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Schoeman M.H.,Agricultural Research Council Institute for Tropical and Subtropical Crops | Labuschagne N.,University of Pretoria
South African Journal of Plant and Soil | Year: 2014

Guava wilt disease (GWD), caused by Nalanthamala psidii, is a serious disease occurring in the guava-producing areas of the Mpumalanga and Limpopo provinces of South Africa. Two resistant guava rootstocks, TS-G1 and TS-G2, were developed by the ARC-ITSC in 1995. In 2009, a renewed outbreak of GWD was reported, which also affected the resistant TS-G2 cultivar, placing the guava industry under threat again. The aim of this study was to seek resistant guava selections by means of in vitro screening of guava seedlings and subsequently testing the most promising selections in inoculation studies with N. psidii. A culture filtrate of N. psidii was used to screen guava seedlings in vitro. Promising selections were multiplied in tissue culture, hardened-off and planted in bags before inoculation with the GWD fungus in a shadehouse trial. The number of plants surviving nine months after inoculation was recorded. Although none of the selections showed complete resistance, selection MS44 showed some tolerance against the G2 isolate of the pathogen obtained from diseased TS-G2 trees, whilst selection MS70 showed some tolerance against the G1 isolate obtained from diseased TS-G1 trees. These selections were also resistant to the original Fan Retief isolate of the pathogen. © 2014 © Southern African Plant and Soil Sciences Committee. Source

Schoeman P.S.,Agricultural Research Council Institute for Tropical and Subtropical Crops
African Entomology | Year: 2014

Physical aspects of macadamia orchards appear to play an important role in the distribution patterns of indigenous heteropterans. Increasing tree density and tree height appear to be associated with increases in insect damage. Very dense orchards not only provide these insects with an ideal sheltered habitat, it also reduces the efficacy of many air-assisted sprayers commonly used for insect control in this crop. Macadamias are very tall trees and heteropterans seem to have a preference for nuts occurring in the higher tree strata. The reason for this is unclear at the moment but it might be related to thermoregulation or lekking behaviour. Heteroptera damage was also confined to the edges of many orchards especially during the early season and it is speculated that perimeter trees may temporarily act as a barrier, preventing migration deeper into the orchards. Implications of these findings for an IPM programme are discussed and include: perimeter spraying during the early season as opposed to a full cover spray, tree pruning as well as tree height management. Source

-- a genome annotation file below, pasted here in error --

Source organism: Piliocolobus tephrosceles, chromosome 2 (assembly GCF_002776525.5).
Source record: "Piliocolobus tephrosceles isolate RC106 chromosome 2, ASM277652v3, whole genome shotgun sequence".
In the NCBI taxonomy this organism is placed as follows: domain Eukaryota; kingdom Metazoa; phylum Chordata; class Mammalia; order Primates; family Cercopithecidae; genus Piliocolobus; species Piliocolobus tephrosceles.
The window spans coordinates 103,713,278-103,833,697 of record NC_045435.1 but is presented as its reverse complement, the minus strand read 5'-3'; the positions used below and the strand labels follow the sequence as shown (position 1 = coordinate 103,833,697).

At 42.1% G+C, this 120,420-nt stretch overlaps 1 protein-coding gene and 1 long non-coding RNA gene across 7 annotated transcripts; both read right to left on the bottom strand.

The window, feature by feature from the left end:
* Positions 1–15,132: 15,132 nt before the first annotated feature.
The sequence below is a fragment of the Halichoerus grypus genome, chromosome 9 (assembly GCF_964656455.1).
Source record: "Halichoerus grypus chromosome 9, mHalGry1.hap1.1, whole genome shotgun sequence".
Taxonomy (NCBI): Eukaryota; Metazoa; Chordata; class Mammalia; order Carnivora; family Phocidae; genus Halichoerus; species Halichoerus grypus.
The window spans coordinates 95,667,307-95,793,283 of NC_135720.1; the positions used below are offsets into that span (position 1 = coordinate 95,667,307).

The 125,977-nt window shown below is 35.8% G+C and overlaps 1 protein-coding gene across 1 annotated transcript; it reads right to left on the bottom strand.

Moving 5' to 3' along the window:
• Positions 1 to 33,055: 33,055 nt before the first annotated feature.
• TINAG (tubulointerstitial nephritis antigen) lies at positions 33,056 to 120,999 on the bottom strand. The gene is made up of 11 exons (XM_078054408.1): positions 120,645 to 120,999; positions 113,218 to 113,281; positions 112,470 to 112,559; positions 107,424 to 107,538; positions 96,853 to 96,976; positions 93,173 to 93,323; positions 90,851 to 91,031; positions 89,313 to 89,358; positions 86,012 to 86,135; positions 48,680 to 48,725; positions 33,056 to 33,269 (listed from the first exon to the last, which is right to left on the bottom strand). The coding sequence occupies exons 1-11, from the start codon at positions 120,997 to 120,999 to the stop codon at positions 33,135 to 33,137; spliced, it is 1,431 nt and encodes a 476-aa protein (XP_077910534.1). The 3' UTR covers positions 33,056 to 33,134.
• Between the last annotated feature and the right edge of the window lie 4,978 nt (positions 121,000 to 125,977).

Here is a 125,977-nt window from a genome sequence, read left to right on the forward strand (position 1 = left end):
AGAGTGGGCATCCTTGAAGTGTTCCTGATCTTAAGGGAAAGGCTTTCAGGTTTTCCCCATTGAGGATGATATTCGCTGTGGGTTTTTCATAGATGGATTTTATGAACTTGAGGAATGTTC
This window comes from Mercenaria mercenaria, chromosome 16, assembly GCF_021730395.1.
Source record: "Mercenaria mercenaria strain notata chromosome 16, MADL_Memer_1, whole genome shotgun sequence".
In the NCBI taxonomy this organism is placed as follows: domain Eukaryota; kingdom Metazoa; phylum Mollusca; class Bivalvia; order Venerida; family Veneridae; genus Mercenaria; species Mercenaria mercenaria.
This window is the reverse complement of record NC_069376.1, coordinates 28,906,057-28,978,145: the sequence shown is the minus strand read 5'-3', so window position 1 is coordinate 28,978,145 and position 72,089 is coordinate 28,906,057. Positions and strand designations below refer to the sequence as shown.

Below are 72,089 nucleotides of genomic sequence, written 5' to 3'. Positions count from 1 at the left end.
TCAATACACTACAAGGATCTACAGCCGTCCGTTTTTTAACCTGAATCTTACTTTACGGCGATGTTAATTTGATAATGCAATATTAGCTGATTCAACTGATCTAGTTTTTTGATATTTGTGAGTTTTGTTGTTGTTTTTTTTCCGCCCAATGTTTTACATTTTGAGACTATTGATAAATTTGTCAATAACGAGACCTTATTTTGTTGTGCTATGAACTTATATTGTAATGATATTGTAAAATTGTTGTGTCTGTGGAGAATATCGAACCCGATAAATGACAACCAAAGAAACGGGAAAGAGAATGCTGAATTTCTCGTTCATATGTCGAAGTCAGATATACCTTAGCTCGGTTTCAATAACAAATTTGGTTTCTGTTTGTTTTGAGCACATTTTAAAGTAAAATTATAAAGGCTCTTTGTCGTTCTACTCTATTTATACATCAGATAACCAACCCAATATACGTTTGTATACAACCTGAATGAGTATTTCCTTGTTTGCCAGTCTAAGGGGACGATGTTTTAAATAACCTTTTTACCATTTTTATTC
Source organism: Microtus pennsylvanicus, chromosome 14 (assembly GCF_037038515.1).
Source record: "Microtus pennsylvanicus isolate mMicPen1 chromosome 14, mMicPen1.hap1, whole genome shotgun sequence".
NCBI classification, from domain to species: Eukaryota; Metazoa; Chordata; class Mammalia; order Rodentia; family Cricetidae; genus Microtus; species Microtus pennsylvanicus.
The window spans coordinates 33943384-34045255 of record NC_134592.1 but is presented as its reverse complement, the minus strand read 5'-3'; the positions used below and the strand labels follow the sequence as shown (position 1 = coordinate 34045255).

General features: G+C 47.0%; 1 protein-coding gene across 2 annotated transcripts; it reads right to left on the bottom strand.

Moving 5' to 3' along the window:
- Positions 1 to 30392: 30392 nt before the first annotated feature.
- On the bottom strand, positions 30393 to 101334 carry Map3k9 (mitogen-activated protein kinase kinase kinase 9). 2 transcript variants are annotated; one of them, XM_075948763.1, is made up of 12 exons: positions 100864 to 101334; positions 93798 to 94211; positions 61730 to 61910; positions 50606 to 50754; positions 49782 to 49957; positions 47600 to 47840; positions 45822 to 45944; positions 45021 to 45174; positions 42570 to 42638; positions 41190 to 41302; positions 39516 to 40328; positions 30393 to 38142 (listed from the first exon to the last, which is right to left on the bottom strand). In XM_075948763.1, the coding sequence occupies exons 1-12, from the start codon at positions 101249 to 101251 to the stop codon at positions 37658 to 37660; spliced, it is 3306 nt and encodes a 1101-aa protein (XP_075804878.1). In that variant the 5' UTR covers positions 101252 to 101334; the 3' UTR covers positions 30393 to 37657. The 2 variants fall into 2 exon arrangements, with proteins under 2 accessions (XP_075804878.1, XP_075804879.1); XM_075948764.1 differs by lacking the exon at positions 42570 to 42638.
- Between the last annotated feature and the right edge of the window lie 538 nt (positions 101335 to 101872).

Masevhe M.R.,Agricultural Research Council Institute for Tropical and Subtropical Crops | Masevhe M.R.,University of Pretoria | Soundy P.,Tshwane University of Technology | Taylor N.J.,University of Pretoria
South African Journal of Plant and Soil | Year: 2015

Wheat straw has generally been used as the main substrate for cultivating oyster mushrooms (Pleurotus ostreatus); however, in South Africa it is becoming expensive for small-scale farmers to utilise. Therefore, the main objective of the study was to investigate the use of alternative, but suitable substrates for planting oyster mushrooms. Wheat straw (control), wood chips and thatch grass, selected on account of their year-round availability and low cost, were tested with two drainage treatments (drained or not drained) and replicated four times. Wheat straw showed no contamination, whereas there was contamination in thatch grass and wood chips from weeks 1 to 4. At harvest, a significantly higher cumulative number of flushes, caps and fresh mass of oyster mushrooms was observed in wheat straw and thatch grass compared with wood chips. The results demonstrated that thatch grass could be used as a viable alternative to the commonly used wheat straw. © 2015 Taylor & Francis Source